On November 10, 2017, one of an elite group of American servicemen received a special visit for Veterans’ Day, and a U.S. senator got to meet someone he’s admired for years.
“Mr. Shay? What an honor to meet you, sir,” said Sen. Angus King, as he and a few members of the tribe, family, and friends gathered at the historic teepee building on Indian Island. They were there to honor Charles Norman Shay, who arrived with a silver topped cane, and wearing a tidy, dark suit dotted with military badges and medals.
He joked that all he’d been told about the day was to show up and look good.
But Shay is one of a small handful of surviving Wabanaki elders who bore witness to some of the most dramatic moments of World War II. Shay points to one badge on his chest. “This is the emblem for the 1st U.S. Army infantry division,” he explains. “It was with this unit I first entered France on the 6th of June, 1944.”
Shay was just 19 years old when he found himself in the middle of one of the most famous battles in history: Operation Overlord, better known as the D-Day landings at Normandy. Although it was more than seven decades ago, and Shay has been called upon to tell the story many times before, his voice still broke when describing the experience of landing on Omaha Beach at 6:30 in the morning, with the first wave of the assault.
“We were under heavy machine gun fire and mortar fire and many of the men were killed immediately when the ramp went down because they were standing in front.”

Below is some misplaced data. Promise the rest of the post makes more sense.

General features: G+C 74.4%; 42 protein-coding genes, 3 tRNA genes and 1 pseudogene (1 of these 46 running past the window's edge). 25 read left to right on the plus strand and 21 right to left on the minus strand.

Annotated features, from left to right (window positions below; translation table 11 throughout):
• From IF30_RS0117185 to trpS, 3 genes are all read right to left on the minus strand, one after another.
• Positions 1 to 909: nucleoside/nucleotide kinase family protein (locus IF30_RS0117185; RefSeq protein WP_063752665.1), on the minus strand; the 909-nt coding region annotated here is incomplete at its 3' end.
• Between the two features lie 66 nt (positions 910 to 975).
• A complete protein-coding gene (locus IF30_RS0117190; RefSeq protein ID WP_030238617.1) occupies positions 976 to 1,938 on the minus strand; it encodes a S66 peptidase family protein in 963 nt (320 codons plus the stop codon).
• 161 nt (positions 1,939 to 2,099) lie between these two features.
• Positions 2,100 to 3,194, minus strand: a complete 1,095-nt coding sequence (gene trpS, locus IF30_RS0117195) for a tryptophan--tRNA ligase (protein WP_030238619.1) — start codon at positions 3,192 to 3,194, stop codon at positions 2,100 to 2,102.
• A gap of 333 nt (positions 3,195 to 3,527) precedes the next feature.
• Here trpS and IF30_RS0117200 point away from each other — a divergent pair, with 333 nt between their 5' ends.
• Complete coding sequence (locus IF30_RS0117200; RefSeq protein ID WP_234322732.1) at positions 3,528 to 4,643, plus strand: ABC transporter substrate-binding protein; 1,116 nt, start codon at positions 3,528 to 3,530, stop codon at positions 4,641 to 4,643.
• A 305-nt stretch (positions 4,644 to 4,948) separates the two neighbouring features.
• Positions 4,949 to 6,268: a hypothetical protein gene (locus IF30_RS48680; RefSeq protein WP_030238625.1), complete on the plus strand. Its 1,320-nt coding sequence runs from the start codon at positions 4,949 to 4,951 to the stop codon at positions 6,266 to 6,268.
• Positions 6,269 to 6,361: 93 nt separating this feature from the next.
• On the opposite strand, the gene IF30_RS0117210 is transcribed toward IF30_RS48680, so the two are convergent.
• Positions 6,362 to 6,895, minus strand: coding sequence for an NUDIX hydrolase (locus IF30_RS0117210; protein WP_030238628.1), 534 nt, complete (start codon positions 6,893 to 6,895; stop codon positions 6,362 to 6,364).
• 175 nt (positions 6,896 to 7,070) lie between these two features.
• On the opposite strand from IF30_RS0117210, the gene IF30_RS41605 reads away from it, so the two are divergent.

Shay, who was serving as an army medic, says some soldiers were simply pulled down by the strong currents and drowned under the weight of their gear. Others were killed outright in front of him. “I had no idea. I had never seen anything like it before,” says Shay.
But his job was to plunge into the chest deep water to try and carry out those who could be saved, which he did repeatedly, with bullets flying through the air. “I was fortunate to make it and I attribute my life that day to the prayers of my mother. I knew she was praying for me,” said Shay, his voice breaking again. “But of course many mothers were praying for their sons and they did not come back.”
Before the war was over, Shay would spend about a month as a prisoner at a German camp. He was later awarded a Silver Star for his bravery at D-Day, as well as a Legion of Honor medal from France. He would also go on to serve in the Korean Wars and earn four Bronze Stars for his service.
“Charles is a very dignified elder in our community. He holds himself with a lot of composure and he doesn’t want it to be about him,” says James Francis, Director of Cultural and Historic Preservation for the Penobscot Nation.
Francis, along with family and friends arranged the surprise gathering for Shay, who he says remains gracious and modest and doesn’t like to talk about himself as a hero. But with Shay’s 94th birthday just a few months off, and more than 300 World War II veterans passing away each day, Francis says it’s more important than ever to listen to their stories while it’s still possible.
“You know we often talk about the importance of our elders in our community,” says Francis, “He is one of the highest honored veterans, not only in our community, but he is one of the highest honored veterans in America.”